QUANTUM CRYPTOGRAPHY

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Download free Quantum Cryptography.pdf Classical digital cryptography is concerned with the problem of providing secure and secret communication over a medium which guarantees neither of these functions. This provision is achieved through the encryption of data at the sender, and the decryption of that cyphertext at the receiver (an encrypted message is known in cryptography as the cyphertext of the message). There are further considerations concerning cryptography such as fair exchange and non-repudiation, but these notions are separate to the security issue which we will be discussing here.

The majority of cryptographic techniques in common use today rely on the notion of computational complexity to ensure the difficulty (but not impossibility) of decrypting cyphertexts. Such methods make use of cryptographic keys to encrypt and decrypt data, and depending on the encryption chosen can be extremely secure.

The problem with this system is that the receiver must know which encryption was used by the sender in order to decrypt the cyphertext correctly. Obviously, this means that the decryption instructions (the decryption key) also need to be communicated from one party to another. Herein lies the quandary that quantum cryptography is looking to solve: the Key Distribution Problem.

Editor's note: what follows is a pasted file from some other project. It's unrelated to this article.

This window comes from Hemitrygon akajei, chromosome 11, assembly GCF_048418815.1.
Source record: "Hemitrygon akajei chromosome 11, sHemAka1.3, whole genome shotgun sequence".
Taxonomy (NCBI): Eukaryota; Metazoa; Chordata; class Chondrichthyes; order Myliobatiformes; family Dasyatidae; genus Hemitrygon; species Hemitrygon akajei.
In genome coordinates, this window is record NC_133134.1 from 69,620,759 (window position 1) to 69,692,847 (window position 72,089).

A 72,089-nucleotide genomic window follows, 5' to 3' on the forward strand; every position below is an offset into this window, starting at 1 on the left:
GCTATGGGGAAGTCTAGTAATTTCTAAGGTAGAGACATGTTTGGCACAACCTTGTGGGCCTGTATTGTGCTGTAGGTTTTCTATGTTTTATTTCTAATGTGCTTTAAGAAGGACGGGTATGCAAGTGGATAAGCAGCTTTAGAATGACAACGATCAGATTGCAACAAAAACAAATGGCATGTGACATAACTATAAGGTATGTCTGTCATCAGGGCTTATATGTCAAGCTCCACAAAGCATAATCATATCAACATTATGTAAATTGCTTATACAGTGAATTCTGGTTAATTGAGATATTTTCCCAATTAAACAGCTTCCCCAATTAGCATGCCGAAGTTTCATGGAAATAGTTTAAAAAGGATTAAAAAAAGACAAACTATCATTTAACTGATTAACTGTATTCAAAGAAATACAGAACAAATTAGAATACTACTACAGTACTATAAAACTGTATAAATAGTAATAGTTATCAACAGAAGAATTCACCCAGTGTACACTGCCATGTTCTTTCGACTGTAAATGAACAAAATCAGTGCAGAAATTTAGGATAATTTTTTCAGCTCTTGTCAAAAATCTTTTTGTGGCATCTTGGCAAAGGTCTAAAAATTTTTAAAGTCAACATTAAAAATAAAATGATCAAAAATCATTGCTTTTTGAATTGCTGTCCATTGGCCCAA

Quantum Cryptography, which was first proposed by Stephen Weisner in the early 1970s, harnesses the Heisenberg Uncertainty Principle. Uncertainty is a major constituent in all quantum mechanics, and basically states the indeterminism of the universe around us. This indeterminism gives rise to certain mechanisms that can be put to great use in cryptography.

The first of those mechanisms specifies sets of conjugate pairs to which Heisenberg’s uncertainty is bound, such as position and velocity. In fact, the principle states that if you could know with absolute precision the position of a particle then you could never know with any degree of certainty the velocity of that particle (and vice versa). Depending on how these quantities are measured, different aspects of the system can be quantified - for example, polarisation of photons can be expressed in any of three different bases: rectilinear, circular and diagonal. Measuring polarisation in the rectilinear base destroys the certainty of the other two bases (i.e. randomises the conjugates). It therefore follows, that if the data is encoded using these conjugate values, then the sender and receiver must use the same measurement base otherwise this randomisation will destroy any meaningful information. This is the mechanism that was used in Stephen Weisner’s original proposal.

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